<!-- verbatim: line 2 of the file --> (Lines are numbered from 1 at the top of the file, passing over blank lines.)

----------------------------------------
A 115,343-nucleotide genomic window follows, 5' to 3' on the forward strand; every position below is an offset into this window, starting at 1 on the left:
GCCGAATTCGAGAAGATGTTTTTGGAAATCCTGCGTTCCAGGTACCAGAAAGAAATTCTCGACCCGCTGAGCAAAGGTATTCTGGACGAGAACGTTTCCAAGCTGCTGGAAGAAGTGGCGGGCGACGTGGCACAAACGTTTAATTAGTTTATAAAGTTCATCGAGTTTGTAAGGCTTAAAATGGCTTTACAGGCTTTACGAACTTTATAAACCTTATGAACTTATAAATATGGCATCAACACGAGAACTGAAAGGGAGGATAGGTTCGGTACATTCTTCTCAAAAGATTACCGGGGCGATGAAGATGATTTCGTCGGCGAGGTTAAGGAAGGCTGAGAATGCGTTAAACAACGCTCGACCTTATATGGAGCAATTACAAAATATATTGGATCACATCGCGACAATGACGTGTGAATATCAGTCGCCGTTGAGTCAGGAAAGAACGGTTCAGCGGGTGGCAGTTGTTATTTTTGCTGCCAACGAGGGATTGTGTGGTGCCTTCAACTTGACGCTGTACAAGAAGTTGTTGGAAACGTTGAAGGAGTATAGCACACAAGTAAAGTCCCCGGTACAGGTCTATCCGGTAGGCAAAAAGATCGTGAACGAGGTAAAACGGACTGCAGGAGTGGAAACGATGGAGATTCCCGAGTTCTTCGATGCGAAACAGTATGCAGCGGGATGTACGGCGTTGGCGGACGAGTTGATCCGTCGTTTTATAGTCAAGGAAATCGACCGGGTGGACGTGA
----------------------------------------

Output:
GCCGAATTCGAGAAGATGTTTTTGGAAATCCTGCGTTCCAGGTACCAGAAAGAAATTCTCGACCCGCTGAGCAAAGGTATTCTGGACGAGAACGTTTCCAAGCTGCTGGAAGAAGTGGCGGGCGACGTGGCACAAACGTTTAATTAGTTTATAAAGTTCATCGAGTTTGTAAGGCTTAAAATGGCTTTACAGGCTTTACGAACTTTATAAACCTTATGAACTTATAAATATGGCATCAACACGAGAACTGAAAGGGAGGATAGGTTCGGTACATTCTTCTCAAAAGATTACCGGGGCGATGAAGATGATTTCGTCGGCGAGGTTAAGGAAGGCTGAGAATGCGTTAAACAACGCTCGACCTTATATGGAGCAATTACAAAATATATTGGATCACATCGCGACAATGACGTGTGAATATCAGTCGCCGTTGAGTCAGGAAAGAACGGTTCAGCGGGTGGCAGTTGTTATTTTTGCTGCCAACGAGGGATTGTGTGGTGCCTTCAACTTGACGCTGTACAAGAAGTTGTTGGAAACGTTGAAGGAGTATAGCACACAAGTAAAGTCCCCGGTACAGGTCTATCCGGTAGGCAAAAAGATCGTGAACGAGGTAAAACGGACTGCAGGAGTGGAAACGATGGAGATTCCCGAGTTCTTCGATGCGAAACAGTATGCAGCGGGATGTACGGCGTTGGCGGACGAGTTGATCCGTCGTTTTATAGTCAAGGAAATCGACCGGGTGGACGTGA